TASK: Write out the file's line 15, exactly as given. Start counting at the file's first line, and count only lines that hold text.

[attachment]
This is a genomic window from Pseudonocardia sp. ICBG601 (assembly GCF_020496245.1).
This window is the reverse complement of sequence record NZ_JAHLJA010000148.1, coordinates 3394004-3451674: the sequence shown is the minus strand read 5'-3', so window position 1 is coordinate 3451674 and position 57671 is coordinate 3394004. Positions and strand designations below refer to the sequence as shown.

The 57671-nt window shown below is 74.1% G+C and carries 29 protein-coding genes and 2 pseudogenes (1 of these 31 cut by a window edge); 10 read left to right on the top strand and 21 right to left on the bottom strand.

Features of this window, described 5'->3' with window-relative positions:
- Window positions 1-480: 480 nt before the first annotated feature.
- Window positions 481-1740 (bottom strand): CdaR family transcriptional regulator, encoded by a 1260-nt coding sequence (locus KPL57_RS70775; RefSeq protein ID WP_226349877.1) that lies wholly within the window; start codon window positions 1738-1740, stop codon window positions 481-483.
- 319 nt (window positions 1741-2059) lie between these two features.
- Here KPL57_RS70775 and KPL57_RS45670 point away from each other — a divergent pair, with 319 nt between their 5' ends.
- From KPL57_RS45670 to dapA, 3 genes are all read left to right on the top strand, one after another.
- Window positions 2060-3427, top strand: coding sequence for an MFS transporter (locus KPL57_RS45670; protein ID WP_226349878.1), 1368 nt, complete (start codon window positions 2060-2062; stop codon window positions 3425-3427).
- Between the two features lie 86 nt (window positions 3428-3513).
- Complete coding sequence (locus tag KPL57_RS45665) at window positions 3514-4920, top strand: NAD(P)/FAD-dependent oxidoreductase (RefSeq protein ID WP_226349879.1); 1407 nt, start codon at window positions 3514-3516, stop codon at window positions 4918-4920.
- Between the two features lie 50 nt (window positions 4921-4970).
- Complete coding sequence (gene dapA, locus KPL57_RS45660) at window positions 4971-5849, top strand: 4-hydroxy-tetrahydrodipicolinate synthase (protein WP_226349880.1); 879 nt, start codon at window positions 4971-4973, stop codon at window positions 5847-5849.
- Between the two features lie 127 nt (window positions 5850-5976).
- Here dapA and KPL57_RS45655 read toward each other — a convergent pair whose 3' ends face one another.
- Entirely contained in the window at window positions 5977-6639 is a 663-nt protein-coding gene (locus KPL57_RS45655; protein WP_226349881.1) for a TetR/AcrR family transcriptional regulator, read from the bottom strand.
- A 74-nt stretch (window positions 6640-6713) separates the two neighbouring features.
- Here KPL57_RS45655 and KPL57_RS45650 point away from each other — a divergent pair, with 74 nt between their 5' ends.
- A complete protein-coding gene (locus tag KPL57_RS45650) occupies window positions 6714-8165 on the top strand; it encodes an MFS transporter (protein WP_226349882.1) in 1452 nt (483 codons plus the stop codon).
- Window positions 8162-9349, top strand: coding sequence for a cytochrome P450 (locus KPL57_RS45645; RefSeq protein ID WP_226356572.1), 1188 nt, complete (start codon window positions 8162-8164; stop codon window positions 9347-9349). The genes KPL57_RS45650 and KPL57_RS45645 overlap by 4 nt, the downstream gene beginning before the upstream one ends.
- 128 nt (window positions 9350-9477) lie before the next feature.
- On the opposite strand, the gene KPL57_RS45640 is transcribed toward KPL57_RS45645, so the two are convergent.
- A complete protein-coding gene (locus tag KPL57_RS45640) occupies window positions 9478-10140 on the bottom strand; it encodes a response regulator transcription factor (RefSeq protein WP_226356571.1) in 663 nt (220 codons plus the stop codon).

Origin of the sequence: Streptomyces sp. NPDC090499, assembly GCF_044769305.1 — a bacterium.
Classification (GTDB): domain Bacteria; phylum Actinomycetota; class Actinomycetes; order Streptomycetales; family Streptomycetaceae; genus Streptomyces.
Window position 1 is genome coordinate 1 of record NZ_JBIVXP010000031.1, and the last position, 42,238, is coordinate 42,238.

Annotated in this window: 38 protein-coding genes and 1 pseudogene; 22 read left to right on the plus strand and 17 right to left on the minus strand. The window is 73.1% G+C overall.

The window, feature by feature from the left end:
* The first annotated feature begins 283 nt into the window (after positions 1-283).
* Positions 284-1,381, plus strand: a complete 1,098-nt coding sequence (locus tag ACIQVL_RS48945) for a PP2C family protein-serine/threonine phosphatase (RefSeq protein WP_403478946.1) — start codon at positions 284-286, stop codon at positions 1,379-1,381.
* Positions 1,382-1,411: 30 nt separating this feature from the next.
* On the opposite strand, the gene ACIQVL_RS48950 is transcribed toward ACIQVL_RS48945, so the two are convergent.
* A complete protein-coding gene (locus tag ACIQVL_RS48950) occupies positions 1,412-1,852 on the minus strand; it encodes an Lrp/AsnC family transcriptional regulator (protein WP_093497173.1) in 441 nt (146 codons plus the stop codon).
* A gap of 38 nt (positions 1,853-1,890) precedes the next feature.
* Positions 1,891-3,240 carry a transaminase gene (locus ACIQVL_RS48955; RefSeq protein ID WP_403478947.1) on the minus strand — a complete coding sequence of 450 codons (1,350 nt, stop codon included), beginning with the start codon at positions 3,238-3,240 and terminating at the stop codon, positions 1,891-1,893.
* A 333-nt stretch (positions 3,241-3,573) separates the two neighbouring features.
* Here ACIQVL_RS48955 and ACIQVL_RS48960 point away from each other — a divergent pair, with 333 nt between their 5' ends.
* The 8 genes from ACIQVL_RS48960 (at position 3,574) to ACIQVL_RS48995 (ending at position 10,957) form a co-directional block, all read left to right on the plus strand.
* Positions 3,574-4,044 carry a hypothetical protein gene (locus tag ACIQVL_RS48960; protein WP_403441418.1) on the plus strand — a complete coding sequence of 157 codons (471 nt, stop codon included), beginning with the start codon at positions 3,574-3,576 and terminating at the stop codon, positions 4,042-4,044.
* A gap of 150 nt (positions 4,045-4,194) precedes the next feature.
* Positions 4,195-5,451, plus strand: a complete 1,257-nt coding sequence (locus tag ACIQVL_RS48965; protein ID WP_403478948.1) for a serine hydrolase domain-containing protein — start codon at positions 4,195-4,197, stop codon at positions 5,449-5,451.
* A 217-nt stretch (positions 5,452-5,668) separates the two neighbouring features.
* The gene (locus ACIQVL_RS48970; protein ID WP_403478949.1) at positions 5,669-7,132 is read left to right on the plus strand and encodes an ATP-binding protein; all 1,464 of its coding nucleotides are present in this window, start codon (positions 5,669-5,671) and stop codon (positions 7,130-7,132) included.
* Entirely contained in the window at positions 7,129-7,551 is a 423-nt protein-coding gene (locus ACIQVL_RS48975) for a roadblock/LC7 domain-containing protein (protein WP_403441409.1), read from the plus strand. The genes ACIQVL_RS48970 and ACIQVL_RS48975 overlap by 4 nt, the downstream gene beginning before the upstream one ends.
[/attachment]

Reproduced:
- Between the two features lie 127 nt (window positions 5850-5976).